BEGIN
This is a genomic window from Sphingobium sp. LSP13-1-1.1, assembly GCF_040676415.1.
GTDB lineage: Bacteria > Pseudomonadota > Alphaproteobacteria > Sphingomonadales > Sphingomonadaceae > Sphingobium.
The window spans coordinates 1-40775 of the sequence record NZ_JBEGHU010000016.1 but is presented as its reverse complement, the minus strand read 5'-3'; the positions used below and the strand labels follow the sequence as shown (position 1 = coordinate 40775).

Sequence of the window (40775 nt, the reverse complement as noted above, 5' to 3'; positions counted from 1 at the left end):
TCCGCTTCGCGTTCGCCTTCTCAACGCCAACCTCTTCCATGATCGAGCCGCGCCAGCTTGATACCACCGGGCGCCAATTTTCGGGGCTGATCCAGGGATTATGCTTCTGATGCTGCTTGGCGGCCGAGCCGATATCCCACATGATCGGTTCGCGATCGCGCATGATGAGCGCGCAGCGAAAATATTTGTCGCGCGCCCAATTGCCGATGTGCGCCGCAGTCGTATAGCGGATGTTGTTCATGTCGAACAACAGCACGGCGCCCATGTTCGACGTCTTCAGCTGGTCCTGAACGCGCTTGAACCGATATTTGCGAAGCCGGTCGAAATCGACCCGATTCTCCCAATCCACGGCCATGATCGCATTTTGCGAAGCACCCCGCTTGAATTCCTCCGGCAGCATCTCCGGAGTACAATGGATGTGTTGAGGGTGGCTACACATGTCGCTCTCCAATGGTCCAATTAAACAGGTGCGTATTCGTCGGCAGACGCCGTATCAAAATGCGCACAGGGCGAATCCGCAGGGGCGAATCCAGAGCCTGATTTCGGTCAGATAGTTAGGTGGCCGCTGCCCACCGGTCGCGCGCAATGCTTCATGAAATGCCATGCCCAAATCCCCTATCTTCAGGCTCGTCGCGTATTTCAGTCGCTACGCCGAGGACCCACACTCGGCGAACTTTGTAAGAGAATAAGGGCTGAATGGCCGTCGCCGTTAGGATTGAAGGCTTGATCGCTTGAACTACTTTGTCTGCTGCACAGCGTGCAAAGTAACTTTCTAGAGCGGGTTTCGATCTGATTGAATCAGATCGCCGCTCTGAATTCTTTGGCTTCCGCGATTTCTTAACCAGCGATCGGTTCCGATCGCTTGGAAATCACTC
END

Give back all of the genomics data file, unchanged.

This is a genomic window from Sphingobium sp. LSP13-1-1.1, assembly GCF_040676415.1.
GTDB lineage: Bacteria > Pseudomonadota > Alphaproteobacteria > Sphingomonadales > Sphingomonadaceae > Sphingobium.
The window spans coordinates 1-40775 of the sequence record NZ_JBEGHU010000016.1 but is presented as its reverse complement, the minus strand read 5'-3'; the positions used below and the strand labels follow the sequence as shown (position 1 = coordinate 40775).

Sequence of the window (40775 nt, the reverse complement as noted above, 5' to 3'; positions counted from 1 at the left end):
TCCGCTTCGCGTTCGCCTTCTCAACGCCAACCTCTTCCATGATCGAGCCGCGCCAGCTTGATACCACCGGGCGCCAATTTTCGGGGCTGATCCAGGGATTATGCTTCTGATGCTGCTTGGCGGCCGAGCCGATATCCCACATGATCGGTTCGCGATCGCGCATGATGAGCGCGCAGCGAAAATATTTGTCGCGCGCCCAATTGCCGATGTGCGCCGCAGTCGTATAGCGGATGTTGTTCATGTCGAACAACAGCACGGCGCCCATGTTCGACGTCTTCAGCTGGTCCTGAACGCGCTTGAACCGATATTTGCGAAGCCGGTCGAAATCGACCCGATTCTCCCAATCCACGGCCATGATCGCATTTTGCGAAGCACCCCGCTTGAATTCCTCCGGCAGCATCTCCGGAGTACAATGGATGTGTTGAGGGTGGCTACACATGTCGCTCTCCAATGGTCCAATTAAACAGGTGCGTATTCGTCGGCAGACGCCGTATCAAAATGCGCACAGGGCGAATCCGCAGGGGCGAATCCAGAGCCTGATTTCGGTCAGATAGTTAGGTGGCCGCTGCCCACCGGTCGCGCGCAATGCTTCATGAAATGCCATGCCCAAATCCCCTATCTTCAGGCTCGTCGCGTATTTCAGTCGCTACGCCGAGGACCCACACTCGGCGAACTTTGTAAGAGAATAAGGGCTGAATGGCCGTCGCCGTTAGGATTGAAGGCTTGATCGCTTGAACTACTTTGTCTGCTGCACAGCGTGCAAAGTAACTTTCTAGAGCGGGTTTCGATCTGATTGAATCAGATCGCCGCTCTGAATTCTTTGGCTTCCGCGATTTCTTAACCAGCGATCGGTTCCGATCGCTTGGAAATCACTC